Dewey John 18591952

John Dewey was born in Burlington, Vermont, to Archibald Sprague and Lucina Rich Dewey. He graduated from the University of Vermont in 1879 and then worked for three years as a high school teacher, focusing primarily in the areas of the classics, the sciences, and algebra. Dewey was also an assistant principal and principal before becoming a graduate student in philosophy at Johns Hopkins University in 1882. He earned his Ph.D. in 1884.

Dewey taught philosophy at the University of Michigan for ten years (1884-1894) before moving to the University of Chicago, where he was chairman of the Department of Philosophy. He also chaired the Department of Pedagogy and directed the Laboratory School. Dewey left Chicago in 1904 to teach at Columbia University in New York City from 1905 to 1930, serving in an emeritus capacity until 1939. He continued to write and lecture on a wide variety of topics until his death in 1952.

During his long teaching career, Dewey wrote many important works on a variety of subjects, including inquiry, social justice, ethics, education, and democracy. Indeed, Dewey sought to examine the bases of these themes as a means to provide individuals with the capacity to experience intellectual freedom—a prerequisite for a democratic society. Some of these works include My Pedagogic Creed (1897), How We Think (1910), Democracy and Education (1916), Experience and Nature (1925), The Public and Its Problems (1927), and Logic: The Theory of Inquiry (1938).

Dewey was genuinely concerned about social problems and believed that educational processes could be used to eliminate many of society's ills. Toward that end, Dewey sought to provide educators with strategies for reaching students that would honor each child's individual strengths and interests. Dewey believed, in particular, that schools and school systems should not be factorylike in nature, where all students were expected to master content in a predetermined and uniform way. On the contrary, Dewey recommended restructuring schools so that children could think and learn in their own ways and teachers would be guides to students' learning.

Dewey remains a significant influence in the fields of education and child development. By suggesting that authentic educational experiences were those that sprang from a child's natural inclinations and were reinforced through innovative teaching and supportive surroundings, Dewey's philosophy provides a basis for individualized instruction, multicul-turalism, and special education, as well as general education.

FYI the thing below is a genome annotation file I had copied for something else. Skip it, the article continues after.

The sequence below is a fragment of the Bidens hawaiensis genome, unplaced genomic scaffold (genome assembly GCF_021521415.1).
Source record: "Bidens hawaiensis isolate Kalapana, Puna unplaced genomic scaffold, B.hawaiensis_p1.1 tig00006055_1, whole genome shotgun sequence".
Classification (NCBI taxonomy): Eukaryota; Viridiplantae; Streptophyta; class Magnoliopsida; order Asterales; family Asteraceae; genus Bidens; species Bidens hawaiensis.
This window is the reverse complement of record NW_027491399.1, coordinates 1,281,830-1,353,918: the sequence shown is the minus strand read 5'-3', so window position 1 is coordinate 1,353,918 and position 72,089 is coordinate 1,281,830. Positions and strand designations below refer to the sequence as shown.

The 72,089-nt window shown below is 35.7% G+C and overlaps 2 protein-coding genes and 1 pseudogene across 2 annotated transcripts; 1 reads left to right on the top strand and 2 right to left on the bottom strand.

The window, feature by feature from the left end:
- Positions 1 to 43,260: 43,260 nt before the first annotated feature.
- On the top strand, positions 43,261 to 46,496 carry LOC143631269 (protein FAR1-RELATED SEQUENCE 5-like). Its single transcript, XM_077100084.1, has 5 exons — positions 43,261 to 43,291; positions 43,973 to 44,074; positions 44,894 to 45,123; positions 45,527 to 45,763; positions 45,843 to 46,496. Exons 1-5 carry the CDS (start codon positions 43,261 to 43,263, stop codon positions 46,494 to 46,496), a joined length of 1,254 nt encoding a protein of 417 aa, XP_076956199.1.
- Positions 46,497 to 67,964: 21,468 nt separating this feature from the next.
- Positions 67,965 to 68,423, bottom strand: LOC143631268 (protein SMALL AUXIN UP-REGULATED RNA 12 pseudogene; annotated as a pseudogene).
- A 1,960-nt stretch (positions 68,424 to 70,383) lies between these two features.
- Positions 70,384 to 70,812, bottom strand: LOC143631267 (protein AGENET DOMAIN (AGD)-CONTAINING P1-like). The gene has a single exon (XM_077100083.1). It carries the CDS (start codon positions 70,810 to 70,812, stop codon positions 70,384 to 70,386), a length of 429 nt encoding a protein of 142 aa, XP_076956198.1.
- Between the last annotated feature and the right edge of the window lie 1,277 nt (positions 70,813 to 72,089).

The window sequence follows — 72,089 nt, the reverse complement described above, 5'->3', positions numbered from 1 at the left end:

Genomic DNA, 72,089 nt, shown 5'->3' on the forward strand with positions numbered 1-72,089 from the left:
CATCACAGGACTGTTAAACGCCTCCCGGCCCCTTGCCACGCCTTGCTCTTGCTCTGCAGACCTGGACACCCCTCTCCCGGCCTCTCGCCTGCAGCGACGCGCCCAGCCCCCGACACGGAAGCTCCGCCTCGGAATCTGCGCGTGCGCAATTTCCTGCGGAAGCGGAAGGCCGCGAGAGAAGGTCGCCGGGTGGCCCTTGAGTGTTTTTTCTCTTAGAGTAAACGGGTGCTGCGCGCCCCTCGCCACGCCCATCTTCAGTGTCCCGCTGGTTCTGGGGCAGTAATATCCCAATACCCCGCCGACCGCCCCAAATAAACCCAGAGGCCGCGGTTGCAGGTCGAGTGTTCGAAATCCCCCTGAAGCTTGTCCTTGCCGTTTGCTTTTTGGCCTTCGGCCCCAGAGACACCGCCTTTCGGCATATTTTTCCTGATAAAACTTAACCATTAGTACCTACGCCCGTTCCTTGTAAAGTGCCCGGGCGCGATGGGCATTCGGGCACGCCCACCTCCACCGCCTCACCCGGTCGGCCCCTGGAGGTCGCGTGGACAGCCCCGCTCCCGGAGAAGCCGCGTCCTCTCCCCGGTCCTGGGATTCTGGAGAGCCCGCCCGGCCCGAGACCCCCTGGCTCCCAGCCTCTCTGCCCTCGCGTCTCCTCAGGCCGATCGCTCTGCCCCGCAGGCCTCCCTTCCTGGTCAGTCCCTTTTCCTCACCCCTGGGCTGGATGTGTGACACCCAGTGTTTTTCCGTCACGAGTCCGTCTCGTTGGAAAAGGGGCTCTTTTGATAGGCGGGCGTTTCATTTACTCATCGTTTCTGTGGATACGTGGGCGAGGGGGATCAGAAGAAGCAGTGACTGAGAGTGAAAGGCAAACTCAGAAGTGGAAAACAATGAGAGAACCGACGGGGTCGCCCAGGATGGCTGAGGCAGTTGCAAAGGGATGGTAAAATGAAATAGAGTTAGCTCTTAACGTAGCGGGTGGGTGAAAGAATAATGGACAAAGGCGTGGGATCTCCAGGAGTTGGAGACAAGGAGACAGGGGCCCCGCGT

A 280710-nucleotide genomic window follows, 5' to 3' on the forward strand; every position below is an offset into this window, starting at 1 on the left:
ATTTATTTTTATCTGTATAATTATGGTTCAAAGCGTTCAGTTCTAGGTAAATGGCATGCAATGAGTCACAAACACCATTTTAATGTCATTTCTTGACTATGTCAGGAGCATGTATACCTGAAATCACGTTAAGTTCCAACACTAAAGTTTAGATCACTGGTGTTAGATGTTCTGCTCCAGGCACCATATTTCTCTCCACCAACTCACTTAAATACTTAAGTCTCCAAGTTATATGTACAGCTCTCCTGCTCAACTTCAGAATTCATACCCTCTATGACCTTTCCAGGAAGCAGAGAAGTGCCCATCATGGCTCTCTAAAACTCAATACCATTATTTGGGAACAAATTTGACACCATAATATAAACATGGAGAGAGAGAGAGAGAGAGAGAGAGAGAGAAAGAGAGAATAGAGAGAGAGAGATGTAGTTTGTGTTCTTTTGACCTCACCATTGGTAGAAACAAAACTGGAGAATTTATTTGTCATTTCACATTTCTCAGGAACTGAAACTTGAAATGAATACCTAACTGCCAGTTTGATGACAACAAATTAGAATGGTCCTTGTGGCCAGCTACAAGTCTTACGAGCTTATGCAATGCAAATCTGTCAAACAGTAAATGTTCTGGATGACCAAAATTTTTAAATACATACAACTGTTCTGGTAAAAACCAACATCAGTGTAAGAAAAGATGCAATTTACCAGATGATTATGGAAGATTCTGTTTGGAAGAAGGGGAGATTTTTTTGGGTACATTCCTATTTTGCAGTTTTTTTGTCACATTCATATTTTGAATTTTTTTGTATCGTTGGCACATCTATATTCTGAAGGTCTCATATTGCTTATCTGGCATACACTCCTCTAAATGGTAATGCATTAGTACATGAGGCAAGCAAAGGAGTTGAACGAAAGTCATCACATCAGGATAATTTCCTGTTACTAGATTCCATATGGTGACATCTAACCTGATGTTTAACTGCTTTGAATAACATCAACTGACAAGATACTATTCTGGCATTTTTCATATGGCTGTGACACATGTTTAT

See also: LEARNING


Campbell, James. Understanding John Dewey. Peru, IL: Open Court

Publishing, 1995. ''Chronology of Dewey's Life and Work.'' The Center for Dewey Studies. In the Southern Illinois University at Carbondale [web site]. 2001. Available from udeweyctr/; INTERNET. ''A Short, Annotated Reading List.'' The Center for Dewey Studies. In the Southern Illinois University at Carbondale [web site]. 2001. Available from; INTERNET.

Donna M. Davis

John Dewey sought to provide educators with strategies for reaching students that would honor each child's individual strengths and interests. (Columbiana Collection, Columbia University Libraries)


Dialectical analysis originated with the theories of the philosopher Georg Hegel (1770-1831), who posited that conflict and change are the fundamentals of human life. Hegel's theories influenced modern dialectical perspectives, which are concerned with action and change occurring during cognitive development rather than development in universal stages. The foremost proponent of dialectical psychology was Lev Semanovich Vygotsky (1896-1934). He theorized that children's development always takes place in a social context and that the social environment always plays a significant role in all aspects of development. According to Vygotsky, development is organized and regulated by adults through interactions between the developing child and the adult. Higher mental functions first occur on a social level through social interactions and are then internalized by the child. This process is called the zone of proximal development, which is a bidirectional interaction where a child performs beyond his or her skills with the support and direction of an adult.



Clarke-Stewart, Alison, Susan Friedman, and Joanne Koch. Child Development: A Topical Approach. New York: John Wiley and Sons, 1985.

Damon, William, ed. The Handbook of Child Psychology, Vol.1: Theoretical Models of Human Development. New York: John Wiley and Sons, 1998.

Raymond Buriel Terri De Ment

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